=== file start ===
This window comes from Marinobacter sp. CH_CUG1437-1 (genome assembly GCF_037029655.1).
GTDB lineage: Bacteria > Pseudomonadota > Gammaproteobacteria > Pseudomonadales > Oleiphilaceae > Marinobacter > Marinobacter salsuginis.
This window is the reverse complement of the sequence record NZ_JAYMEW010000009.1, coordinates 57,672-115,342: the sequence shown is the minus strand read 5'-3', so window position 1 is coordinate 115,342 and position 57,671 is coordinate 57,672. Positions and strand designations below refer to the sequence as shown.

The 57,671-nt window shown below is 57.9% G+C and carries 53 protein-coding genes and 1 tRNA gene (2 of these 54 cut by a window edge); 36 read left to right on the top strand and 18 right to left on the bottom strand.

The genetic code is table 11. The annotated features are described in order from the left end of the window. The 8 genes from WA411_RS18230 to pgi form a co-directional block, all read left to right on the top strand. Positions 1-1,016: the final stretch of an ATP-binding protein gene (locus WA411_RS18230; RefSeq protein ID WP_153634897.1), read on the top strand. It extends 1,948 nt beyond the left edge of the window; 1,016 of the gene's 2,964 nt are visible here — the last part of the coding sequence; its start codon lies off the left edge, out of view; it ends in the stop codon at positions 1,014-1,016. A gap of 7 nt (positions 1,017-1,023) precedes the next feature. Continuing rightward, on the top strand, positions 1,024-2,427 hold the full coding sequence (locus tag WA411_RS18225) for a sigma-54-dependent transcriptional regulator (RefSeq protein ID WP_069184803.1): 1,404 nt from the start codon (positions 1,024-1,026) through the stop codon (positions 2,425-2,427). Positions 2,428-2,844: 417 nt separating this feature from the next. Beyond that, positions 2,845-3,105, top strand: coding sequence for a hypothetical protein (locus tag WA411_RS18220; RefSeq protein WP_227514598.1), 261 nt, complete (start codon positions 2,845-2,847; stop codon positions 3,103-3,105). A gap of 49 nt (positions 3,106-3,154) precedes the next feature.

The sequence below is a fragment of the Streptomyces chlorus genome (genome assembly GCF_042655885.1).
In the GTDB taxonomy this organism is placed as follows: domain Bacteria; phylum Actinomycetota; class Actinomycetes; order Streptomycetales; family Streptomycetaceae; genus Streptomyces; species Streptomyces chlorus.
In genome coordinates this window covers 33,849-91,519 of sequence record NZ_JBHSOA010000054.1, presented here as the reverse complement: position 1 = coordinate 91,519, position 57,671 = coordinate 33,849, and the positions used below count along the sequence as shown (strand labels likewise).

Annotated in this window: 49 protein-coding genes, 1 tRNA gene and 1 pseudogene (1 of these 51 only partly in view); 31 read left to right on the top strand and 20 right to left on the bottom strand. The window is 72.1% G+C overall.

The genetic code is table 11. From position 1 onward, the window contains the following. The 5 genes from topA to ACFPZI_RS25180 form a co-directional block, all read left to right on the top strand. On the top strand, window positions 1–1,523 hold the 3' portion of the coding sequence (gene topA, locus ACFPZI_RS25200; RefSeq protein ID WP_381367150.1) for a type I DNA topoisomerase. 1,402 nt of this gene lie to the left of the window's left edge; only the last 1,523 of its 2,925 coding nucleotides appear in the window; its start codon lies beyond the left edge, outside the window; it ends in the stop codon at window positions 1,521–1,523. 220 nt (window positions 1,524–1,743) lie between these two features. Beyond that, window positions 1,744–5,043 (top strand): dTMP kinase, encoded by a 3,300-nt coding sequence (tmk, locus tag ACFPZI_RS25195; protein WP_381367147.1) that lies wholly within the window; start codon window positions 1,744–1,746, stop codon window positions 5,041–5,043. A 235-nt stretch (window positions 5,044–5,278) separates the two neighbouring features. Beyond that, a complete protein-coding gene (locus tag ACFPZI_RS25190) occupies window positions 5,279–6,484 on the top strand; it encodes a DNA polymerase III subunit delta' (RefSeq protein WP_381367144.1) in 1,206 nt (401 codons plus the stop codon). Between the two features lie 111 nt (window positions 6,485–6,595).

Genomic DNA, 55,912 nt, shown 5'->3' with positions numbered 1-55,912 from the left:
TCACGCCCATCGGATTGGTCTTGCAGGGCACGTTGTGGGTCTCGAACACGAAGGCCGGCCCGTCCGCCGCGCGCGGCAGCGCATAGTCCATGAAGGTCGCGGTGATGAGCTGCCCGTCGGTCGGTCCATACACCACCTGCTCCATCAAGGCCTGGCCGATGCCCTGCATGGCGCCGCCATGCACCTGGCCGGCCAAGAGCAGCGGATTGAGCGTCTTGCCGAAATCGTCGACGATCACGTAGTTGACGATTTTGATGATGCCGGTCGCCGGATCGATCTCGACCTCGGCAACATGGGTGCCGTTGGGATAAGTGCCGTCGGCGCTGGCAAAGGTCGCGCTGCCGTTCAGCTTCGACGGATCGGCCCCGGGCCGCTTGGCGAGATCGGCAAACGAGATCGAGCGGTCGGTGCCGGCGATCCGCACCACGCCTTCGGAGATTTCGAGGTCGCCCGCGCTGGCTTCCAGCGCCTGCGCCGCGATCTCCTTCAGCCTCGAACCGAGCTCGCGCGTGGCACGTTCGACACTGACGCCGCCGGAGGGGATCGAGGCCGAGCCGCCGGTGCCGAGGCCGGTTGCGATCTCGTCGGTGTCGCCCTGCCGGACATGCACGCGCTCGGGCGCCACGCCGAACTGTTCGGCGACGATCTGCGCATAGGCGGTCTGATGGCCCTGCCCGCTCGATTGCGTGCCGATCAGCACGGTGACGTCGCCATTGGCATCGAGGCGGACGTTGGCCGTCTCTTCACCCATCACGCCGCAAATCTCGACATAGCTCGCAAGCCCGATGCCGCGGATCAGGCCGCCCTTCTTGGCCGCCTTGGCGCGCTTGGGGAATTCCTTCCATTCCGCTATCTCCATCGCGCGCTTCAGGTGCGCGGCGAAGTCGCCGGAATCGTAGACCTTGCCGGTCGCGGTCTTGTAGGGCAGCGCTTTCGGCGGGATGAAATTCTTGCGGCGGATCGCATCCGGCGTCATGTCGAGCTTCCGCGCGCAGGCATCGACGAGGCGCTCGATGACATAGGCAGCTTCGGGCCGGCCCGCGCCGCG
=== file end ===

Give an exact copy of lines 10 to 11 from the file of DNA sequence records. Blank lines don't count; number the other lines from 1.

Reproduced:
The genetic code is table 11. From position 1 onward, the window contains the following. The 5 genes from topA to ACFPZI_RS25180 form a co-directional block, all read left to right on the top strand. On the top strand, window positions 1–1,523 hold the 3' portion of the coding sequence (gene topA, locus ACFPZI_RS25200; RefSeq protein ID WP_381367150.1) for a type I DNA topoisomerase. 1,402 nt of this gene lie to the left of the window's left edge; only the last 1,523 of its 2,925 coding nucleotides appear in the window; its start codon lies beyond the left edge, outside the window; it ends in the stop codon at window positions 1,521–1,523. 220 nt (window positions 1,524–1,743) lie between these two features. Beyond that, window positions 1,744–5,043 (top strand): dTMP kinase, encoded by a 3,300-nt coding sequence (tmk, locus tag ACFPZI_RS25195; protein WP_381367147.1) that lies wholly within the window; start codon window positions 1,744–1,746, stop codon window positions 5,041–5,043. A 235-nt stretch (window positions 5,044–5,278) separates the two neighbouring features. Beyond that, a complete protein-coding gene (locus tag ACFPZI_RS25190) occupies window positions 5,279–6,484 on the top strand; it encodes a DNA polymerase III subunit delta' (RefSeq protein WP_381367144.1) in 1,206 nt (401 codons plus the stop codon). Between the two features lie 111 nt (window positions 6,485–6,595).

Genomic DNA, 55,912 nt, shown 5'->3' with positions numbered 1-55,912 from the left: